Friday, August 25

Say It Isn't So

I try to keep this blog fairly politic free, but when politics or politicians I support trample on the rights (indeed the very life) of the unborn, I find it hard to keep quiet. Nobody reading this will probably be surprised that I enthusiastically voted for George W. Bush (twice), nor are you likely to be blown over by the fact that I actually support his administration in most of their efforts, especially his pro-life policies and the war in Iraq (imagine that!).

However, you may not know that I differ with him on his education policies or that I don't agree with some of his other domestic policies that only create more and bigger government. Still, overall, I have been a very strong supporter of President Bush and thought I understood his agenda, so to speak. So I was naively caught off guard and felt betrayed when I read the President's comments about the FDA's Acting Commissioner Andrew Von Eschenbach (the President's own nominee) and his proposal to make Plan B, the morning after contraception/abortion pill, available over the counter:

"I believe that Plan B ought to require a prescription for minors—that’s what I believe. And I support Andy’s decision."

Was there a mistake? Surely he didn't mean he actually supported making this so called "emergency contraception," a.k.a. abortion pill, available over the counter? Even "regular" birth control pills are not available OTC! He stood firm and took a stand over embryonic stem cell research, vetoing the bill that would federally fund it, and I was thrilled that he was delivering on his promise to limit federal funding of this research to the stem cell lines that were already in existence. He was doing what he could to protect the sanctity of life, so I thought. What happened in just over a month's time?

Surely there is a superior nominee for FDA Commissioner who's ideology isn't so tragically inconsistent with the President's stated goal of creating a "culture of life." These are embyros that will be prevented from implanting (hence, will die) are no less valuable than those that might be created and destroyed for stem cell research. I am saddened and disappointed, to say the least. Perhaps I misunderstood his statements. Maybe someone will clarify and/or correct me on this. I do so hope to be proven wrong.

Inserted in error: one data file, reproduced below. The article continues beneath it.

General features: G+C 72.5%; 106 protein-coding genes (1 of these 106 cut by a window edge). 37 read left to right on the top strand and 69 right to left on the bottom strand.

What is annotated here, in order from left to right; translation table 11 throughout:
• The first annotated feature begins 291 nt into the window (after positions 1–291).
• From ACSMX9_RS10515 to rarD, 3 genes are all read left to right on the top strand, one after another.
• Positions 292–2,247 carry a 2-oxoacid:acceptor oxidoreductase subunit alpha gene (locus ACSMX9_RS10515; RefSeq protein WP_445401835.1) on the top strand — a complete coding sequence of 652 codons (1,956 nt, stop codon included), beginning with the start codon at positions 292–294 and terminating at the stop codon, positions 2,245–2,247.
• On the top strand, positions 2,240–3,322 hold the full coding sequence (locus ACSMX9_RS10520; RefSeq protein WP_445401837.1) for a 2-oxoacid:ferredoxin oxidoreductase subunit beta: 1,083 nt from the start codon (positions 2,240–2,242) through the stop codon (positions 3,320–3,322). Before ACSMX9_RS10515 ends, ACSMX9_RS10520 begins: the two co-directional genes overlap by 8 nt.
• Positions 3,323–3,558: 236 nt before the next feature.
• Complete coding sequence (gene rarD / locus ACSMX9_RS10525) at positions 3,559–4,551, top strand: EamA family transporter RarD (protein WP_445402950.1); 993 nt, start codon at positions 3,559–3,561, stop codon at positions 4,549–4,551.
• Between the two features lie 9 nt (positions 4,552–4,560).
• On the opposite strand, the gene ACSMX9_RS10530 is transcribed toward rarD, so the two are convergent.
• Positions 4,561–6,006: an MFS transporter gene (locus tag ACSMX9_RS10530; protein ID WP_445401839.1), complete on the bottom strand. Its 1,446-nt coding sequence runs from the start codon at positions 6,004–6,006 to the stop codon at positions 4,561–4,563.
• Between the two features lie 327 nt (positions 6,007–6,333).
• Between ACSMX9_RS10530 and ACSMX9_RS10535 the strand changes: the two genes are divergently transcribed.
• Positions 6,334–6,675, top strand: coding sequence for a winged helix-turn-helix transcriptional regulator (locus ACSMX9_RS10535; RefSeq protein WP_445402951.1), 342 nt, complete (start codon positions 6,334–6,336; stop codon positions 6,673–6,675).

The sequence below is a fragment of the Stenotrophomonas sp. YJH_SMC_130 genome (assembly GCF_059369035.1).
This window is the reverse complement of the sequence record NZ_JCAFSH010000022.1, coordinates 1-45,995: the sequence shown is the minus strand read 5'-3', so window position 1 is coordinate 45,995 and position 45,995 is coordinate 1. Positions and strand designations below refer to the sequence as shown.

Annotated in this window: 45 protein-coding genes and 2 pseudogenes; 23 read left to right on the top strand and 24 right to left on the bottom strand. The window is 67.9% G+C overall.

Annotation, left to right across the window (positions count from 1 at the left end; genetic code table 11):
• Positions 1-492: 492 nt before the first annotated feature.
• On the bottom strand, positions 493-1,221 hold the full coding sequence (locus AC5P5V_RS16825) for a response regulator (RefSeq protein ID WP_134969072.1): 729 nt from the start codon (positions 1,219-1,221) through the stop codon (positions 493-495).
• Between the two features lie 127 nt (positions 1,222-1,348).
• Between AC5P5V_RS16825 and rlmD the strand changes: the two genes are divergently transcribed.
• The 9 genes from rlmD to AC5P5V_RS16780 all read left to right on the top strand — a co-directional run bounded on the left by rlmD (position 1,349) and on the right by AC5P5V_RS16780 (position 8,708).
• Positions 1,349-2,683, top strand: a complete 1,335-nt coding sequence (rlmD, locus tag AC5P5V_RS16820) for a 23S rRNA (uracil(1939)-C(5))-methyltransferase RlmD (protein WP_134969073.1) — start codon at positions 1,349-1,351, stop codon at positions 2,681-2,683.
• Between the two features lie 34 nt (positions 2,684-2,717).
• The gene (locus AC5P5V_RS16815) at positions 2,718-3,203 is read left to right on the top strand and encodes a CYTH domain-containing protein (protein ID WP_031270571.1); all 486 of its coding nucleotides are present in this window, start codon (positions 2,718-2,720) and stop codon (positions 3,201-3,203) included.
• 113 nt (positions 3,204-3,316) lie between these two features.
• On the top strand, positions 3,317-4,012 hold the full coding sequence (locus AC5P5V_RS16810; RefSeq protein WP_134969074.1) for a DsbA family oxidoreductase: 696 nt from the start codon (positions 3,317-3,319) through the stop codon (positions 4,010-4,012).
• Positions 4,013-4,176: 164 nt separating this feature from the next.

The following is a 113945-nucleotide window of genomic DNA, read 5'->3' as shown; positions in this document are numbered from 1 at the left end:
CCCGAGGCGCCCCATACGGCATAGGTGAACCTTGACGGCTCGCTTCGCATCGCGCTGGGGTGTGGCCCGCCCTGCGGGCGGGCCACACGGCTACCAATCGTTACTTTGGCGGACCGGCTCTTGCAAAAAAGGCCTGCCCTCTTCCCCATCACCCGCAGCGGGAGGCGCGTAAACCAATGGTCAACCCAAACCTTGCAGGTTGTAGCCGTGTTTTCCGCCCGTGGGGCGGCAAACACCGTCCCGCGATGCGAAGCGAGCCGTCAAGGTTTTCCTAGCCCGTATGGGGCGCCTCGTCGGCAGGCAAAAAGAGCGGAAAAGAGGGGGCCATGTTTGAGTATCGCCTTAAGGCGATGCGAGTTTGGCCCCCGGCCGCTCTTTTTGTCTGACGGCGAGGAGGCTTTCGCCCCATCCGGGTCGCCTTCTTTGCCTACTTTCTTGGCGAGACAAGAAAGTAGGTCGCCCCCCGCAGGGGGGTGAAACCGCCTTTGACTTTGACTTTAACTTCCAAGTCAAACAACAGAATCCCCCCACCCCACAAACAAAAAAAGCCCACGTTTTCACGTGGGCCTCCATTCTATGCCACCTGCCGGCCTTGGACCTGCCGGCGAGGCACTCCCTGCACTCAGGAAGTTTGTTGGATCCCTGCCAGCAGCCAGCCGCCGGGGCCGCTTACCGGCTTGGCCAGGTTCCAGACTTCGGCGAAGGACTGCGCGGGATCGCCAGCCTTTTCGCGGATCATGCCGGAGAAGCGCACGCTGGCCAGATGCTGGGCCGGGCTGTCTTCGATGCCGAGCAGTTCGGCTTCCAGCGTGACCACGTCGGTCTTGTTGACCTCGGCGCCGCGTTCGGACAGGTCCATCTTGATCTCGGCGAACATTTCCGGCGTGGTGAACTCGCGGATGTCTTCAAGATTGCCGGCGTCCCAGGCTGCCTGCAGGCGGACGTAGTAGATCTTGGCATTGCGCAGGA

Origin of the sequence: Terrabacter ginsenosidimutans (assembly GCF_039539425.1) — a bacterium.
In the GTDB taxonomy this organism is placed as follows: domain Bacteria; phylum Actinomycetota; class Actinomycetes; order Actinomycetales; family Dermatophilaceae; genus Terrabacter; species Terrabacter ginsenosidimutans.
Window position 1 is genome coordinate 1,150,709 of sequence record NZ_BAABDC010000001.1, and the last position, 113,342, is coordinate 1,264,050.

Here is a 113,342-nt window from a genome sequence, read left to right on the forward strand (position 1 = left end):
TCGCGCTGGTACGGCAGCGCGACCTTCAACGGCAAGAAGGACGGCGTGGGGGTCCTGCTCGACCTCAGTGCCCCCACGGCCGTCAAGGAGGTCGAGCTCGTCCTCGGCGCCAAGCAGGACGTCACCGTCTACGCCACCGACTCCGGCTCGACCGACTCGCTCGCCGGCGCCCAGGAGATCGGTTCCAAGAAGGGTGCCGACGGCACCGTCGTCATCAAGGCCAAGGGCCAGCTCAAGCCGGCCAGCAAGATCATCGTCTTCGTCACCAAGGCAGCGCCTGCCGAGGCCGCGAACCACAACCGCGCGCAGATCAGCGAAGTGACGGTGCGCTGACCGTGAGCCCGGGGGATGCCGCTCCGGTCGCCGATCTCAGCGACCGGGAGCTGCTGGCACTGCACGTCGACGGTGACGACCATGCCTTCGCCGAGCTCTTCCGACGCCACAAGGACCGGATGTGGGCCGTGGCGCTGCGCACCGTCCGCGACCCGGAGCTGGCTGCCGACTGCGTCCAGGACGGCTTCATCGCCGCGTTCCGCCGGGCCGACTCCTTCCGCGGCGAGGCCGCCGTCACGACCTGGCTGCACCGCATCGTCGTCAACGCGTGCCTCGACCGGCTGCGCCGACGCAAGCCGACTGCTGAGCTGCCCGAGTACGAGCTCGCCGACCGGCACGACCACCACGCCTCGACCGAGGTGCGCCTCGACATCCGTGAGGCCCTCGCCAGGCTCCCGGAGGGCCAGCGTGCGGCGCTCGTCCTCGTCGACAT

"There are six things which the LORD hates, yes, seven which are an abomination to Him: haughty eyes, a lying tongue, and hands that shed innocent blood, a heart that devises wicked plans, feet that run rapidly to evil, a false witness who utters lies, and one who spreads strife among brothers." Proverbs 6:16-19

It is a poverty to decide that a child must die so that you may live as you wish--Mother Teresa

Ironic footnote: Though you may soon be able to abort a baby with OTC pills, in Oregon we can no longer buy sinus medication such as Sudafed and Tylenol Sinus over the counter--we must have a prescription. Purely nonsensical.

3 comments:

DebbieLynne said...

According to an article in the Boston Globe, the OTC pill will still be kept behind the pharmist's counter, and people will be screened before they can purchase it. That's different than picking up a bottle of Tylenol. Also, this pill sometimes prevents FERTILIZATION, although if it's taken at the latter end of the 72-hour window, it indeed is an abortifact because it prevents implantation of fertilized eggs. Still, I think Bush saw that there will be a screening process, and that it wasn't strictly an abortifact. I'd prefer not to have this pill at all, certainly. But also, let's not buy into the misrepresentation that anyone can pick it up.

Kim said...

No, this isn't RU-486, thankfully (though there’s still a movement to make it more easily available as well). And I do believe you’re right that Bush was pleased that his nominee put an age restriction--or “screening process” as you called it--on the OTC availability, indeed raising it from 16 which is what the application requested. However, I still submit that Plan B is equally as deadly to an embryo as stem cell research is, hence my opinion of the inconsistency in Bush’s thinking.

As far as the screening goes, a recent CNN article said, “The Food and Drug Administration said that women 18 and older—and men purchasing for their partners—may buy the Plan B pills without a doctor’s note, but only from pharmacies…not at convenience stores or gas stations. Pharmacists will check photo identification.”

One would hope pharmacists will be more vigilant than convenience store sales clerks, but, really, this is a poor excuse for a screening process. Canadian pharmacists recommended a true screening process when Plan B became available OTC in April of last year, but by December the Ontario province had already caved to pressure to seek no identifying information. Abby Lippman, Chair of the Canadian Women's Health Network said, “We hope pharmacists in other provinces follow suit, and that all other processes that impede or delay access to women and girls will be lifted."

Dr. Philip Hall, president of the medical staff at St. Boniface General Hospital in Winnipeg and professor at the University of Manitoba stated, "In my view, collection of personal information in this context is abhorrent and reprehensible…If the pharmacists don't need it for a bottle of aspirin, they don't need it for Plan B either," referring to the collection of identifying information.

Canadian Article

Patty said...

Amen Kim! I wish I could have said it like you just did!

 

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